EVERY Chinese temple is a house of prayer or worship, but no sermon is preached, no priest installed, no religious instruction given, and no seating accommodations provided. There is always at least one shrine, the more frequented temples having several, so that a number of persons can perform the usual ceremony, each for himself, without being obliged to take turns. The worshipers do not meet in a body, nor is any particular time set for devotions. When about to enter upon a new enterprise or to take a journey, or when in doubt concerning any particular course of action, the Chinese are careful to consult their gods and patron saints. Every worshiper provides himself with incense sticks, candles, and sacrificial papers, which are generally to be had of attendants at small cost. Offerings of wine and meat are added on special occasions. The candles and incense sticks are lighted and placed in their proper receptacles. If wine is used, it is put in minute cups scarcely larger than thimbles, and these are ranged in a row before the shrine. The meat offerings may be roast chicken, roast pig, or any other table luxury. When everything is properly placed the genuflexions begin and the request is presented. If the answer required is a simple affirmative or negative, the worshiper drops a pair of lenticular pieces of wood on the floor a number of times and calculates the answer from the frequency with which each

face turns up.

Another method of obtaining responses, particularly when fuller responses are desired, is by shaking a box filled with numbered slips of bamboo, one of which will fall out, and then consulting a book containing numbered answers in Chinese verse.

The interior of Chinese temples is often highly decorated. The walls and ceilings are hung with tablets having inscriptions in the Chinese character, and there are often rows of lanterns and embroidered silk umbrellas. Fine wood carving is also to be seen. The decorations are the gifts of worshipers.

Most Chinese temples are free to all. No register is kept of members.

Of the four temples in New York City one, Chung-wa-kung-saw, claims 7000 worshipers; Chapsing-tong, 700; Hok-san-kung-saw, 1000; Lung-kongkung-saw, 1000. Chung-wa-kung-saw is an organization in which every Chinaman in New York is supposed to be interested. Chap-sing-tong admits laundrymen only, and the other temples are supported by those who come from Hok-san and Lung-kong respectively. A laundryman from the district of Hok-san may therefore be a member of three of the temples. For this reason no statistics of members can be given.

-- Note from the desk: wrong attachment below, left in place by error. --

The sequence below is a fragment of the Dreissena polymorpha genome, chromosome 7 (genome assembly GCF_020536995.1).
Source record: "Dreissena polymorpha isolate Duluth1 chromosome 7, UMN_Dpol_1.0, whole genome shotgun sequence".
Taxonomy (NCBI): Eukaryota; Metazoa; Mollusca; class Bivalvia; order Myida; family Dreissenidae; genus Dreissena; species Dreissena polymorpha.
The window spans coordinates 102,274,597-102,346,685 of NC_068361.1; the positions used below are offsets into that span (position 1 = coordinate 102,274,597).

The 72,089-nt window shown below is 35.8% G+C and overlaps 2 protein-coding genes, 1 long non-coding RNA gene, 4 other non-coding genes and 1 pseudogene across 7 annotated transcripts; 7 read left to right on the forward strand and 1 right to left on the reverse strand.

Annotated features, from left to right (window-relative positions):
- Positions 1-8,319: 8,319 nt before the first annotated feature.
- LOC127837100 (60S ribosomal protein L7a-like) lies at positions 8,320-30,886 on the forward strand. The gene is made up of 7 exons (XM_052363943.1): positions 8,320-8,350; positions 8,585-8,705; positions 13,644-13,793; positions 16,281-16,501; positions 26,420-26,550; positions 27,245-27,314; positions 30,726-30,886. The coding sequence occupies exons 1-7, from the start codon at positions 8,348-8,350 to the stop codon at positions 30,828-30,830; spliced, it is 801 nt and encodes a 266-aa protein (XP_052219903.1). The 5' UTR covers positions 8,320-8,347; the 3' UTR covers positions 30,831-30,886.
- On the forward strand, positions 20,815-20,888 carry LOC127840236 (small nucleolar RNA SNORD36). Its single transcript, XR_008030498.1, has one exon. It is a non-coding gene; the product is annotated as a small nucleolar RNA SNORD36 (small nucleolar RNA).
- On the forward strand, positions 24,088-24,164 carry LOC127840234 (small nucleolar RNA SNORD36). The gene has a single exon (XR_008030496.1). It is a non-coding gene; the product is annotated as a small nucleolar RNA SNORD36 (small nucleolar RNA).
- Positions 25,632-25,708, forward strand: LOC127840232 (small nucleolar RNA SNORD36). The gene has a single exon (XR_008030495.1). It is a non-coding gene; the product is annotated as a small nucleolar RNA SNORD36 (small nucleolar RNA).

Chinese temples are usually well supported. The revenues are derived largely from the privilege, sold at auction to the highest bidder, of selling the articles of worship, which every worshiper must have. Thus the privilege of selling for the Lung-kong-kung-saw of San Francisco brought in 1890 $12,365.50, and that for the How-wangmew in the same city $3961.60.

According to the returns of population there are 107,475 Chinese in the United States, of whom 72,472 are in Cali

fornia, 9540 in Oregon, 3260 in Washington, and 2935, the next largest number, in New York. In view of the fact that one of the four temples in New York City claims 7000 worshipers, while the whole State has a Chinese population of less than 3000, there would seem to be a large discrepancy. If that one temple has 7000 worshipers, the number of visitors must be greater than the resident Chinese population. Doubtless 7000 is the number that worship in the temple in the course of a year. In other words, the same individual is counted many times. A considerable number of the Chinese are members of Christian churches,